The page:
Tuesday, April 03, 2012

A White House Passover Recipe, Served At President Obama's Seder: Apricot Sponge Cake

Executive Pastry Chef Bill Yosses' spiced jelly roll is a perfect Seder sweet...
UPDATE: CLICK HERE for the post about the 2012 Presidential Seder
President Obama and First Lady Obama will welcome family and friends for a Seder on the first night of Passover, this Friday, April 6. For the President's three previous Seders at 1600 Penn, the chefs cooked  traditional meals, with dishes that included Chicken soup with matzoh balls, braised beef brisket, potato kugel, carrot soufflé and matzoh chocolate cake.  They primarily used old family recipes provided by the invited guests, so the White House has never released a special Passover Recipe...until now. In addition to other desserts, Executive Pastry Chef Bill Yosses made Apricot Sponge Cake for last year's Presidential Seder, and he says that he will be making it again this year.  Below, Yosses' recipe. (Above: Holding a Maxwell House Haggadah, the President and guests dip fingers in Passover wine)

The foods served at the Presidential Seders are "not strictly kosher but kosher style," according to the White House. Yosses' recipe creates a jelly roll cake, and, of course, uses no hametz--leavenedingredients. Instead, it is made with matzo cake meal and potato starch, egg whites, and a dash of aromatic spices, including cardamom. The filling is a nod to the Middle East:  It's a puree made from dried apricots and fruit juice, and includes ground roasted hazelnuts. (Above: Yosses and his top pastry assistant, chef Susie Morrison)

If you have never made a jelly roll cake--which requires actually rolling up the cake with filling--there are many tutorials available online (Google it); this recipe has no tips for novice rollers. A 17” x 12” jelly roll pan is required, and the apricots must be soaked overnight. If, like Yosses, you are ambidextrous when using a whisk and can actually hand whip egg whites into a meringue, go for it. Otherwise, use an electric mixer for that step. Yosses says that a teeny bit of cream of tartar added to the egg whites helps get good, stiff peaks, but the recipe does not call for it.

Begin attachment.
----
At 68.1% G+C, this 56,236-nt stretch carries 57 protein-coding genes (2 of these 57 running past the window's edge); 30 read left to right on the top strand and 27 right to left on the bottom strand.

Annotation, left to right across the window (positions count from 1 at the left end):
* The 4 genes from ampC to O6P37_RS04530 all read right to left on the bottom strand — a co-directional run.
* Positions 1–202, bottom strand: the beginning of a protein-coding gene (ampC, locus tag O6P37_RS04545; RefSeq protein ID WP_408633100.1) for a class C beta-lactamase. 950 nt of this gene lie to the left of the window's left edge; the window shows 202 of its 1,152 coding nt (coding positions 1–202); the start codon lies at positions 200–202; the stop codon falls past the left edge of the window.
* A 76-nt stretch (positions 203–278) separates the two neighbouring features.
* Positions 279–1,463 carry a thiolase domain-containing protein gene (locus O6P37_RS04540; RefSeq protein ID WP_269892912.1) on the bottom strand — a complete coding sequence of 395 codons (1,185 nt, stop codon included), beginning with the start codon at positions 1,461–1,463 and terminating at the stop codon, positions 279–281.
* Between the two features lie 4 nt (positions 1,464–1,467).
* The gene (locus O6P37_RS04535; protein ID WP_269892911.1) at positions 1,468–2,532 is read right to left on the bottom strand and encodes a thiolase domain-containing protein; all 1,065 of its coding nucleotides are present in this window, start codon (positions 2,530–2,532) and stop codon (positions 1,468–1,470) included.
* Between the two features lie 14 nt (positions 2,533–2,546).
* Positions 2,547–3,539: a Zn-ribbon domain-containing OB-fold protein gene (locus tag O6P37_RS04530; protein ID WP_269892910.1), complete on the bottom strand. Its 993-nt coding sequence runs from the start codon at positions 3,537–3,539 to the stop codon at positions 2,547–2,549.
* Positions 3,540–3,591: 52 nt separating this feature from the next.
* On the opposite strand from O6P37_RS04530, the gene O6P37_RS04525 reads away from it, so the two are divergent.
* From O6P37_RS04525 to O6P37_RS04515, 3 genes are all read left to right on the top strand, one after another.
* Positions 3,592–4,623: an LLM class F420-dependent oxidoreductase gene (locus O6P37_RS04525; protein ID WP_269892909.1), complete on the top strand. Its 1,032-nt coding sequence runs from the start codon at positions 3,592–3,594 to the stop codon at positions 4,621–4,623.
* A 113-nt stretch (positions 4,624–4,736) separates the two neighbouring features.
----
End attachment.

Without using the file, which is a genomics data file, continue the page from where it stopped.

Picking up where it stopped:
The President's White House Seders continue a tradition he started on the 2008 campaign trail, when he joined aides for an impromptu and private Seder in a hotel basement during the crucial Pennsylvania Primary.  At the White House, the President and his guests use the Maxwell House Haggadah as their text, a plain-language edition that has been in use for more than 70 years in America.  About a dozen guests attended the Seder last year, and the guest list will be slightly larger on Friday.

Passover is getting extra attention from the White House this year: Last week, Yosses and acclaimed Jewish cooking authority Joan Nathan spoke at a special Passover Cooking Lesson and discussion at the White House, demonstrating one of Nathan's recipes and a recipe for a pear and apple haroset. One of Nathan's recipes was also included in the White House Passover Recipe Collection created in 2011, when acclaimed chefs were invited to offer their healthy Seder recipes as part of the Let's Move! campaign.

White House Passover Apricot Sponge Cake

12 oz dried apricots

2 Cups hot water

Juice of one orange

6 egg whites

1 Cup sugar

1/3 Cup apricot juice

1/4 Tsp ground ginger

1/4 Tsp cardamom

1/2 Cup Matzo cake meal

1/4 cup potato starch

1/8 Tsp salt

3/4 Cup ground hazelnuts, roasted lightly

Powdered sugar, for sprinkling

1. Combine apricots, fruit juices, and water, boil, then soak overnight. Puree this mixture into an apricot puree.

2. Grease 17” x 12” jelly roll pan; preheat oven to 350 degrees.

3. In a large mixing bowl, beat egg whites, salt, and sugar. When fully developed into a meringue, add ground ginger and cardamom, and beat until it forms frothy ribbons.

4. Gently fold in matzo meal and potato starch.

5. Pour into jelly roll pan, cover with parchment paper, and bake at 350 degrees for 15 minutes.

6. Remove cake from oven, transfer onto a cooling rack and cool, covered.

7. Remove cake from pan. Spread the apricot puree over the top of the cake, sprinkle ground hazelnuts, and roll the cake up.

To serve, sprinkle with powdered sugar.


The video of Yosses and Nathan discussing demonstrating Passover recipes and discussing Jewish food and traditions:

*Both Seder photos taken the Old Family Dining Room of the White House, March 29, 2010, by Pete Souza/White House
; chef photo by Eddie Gehman Kohan/Obama Foodorama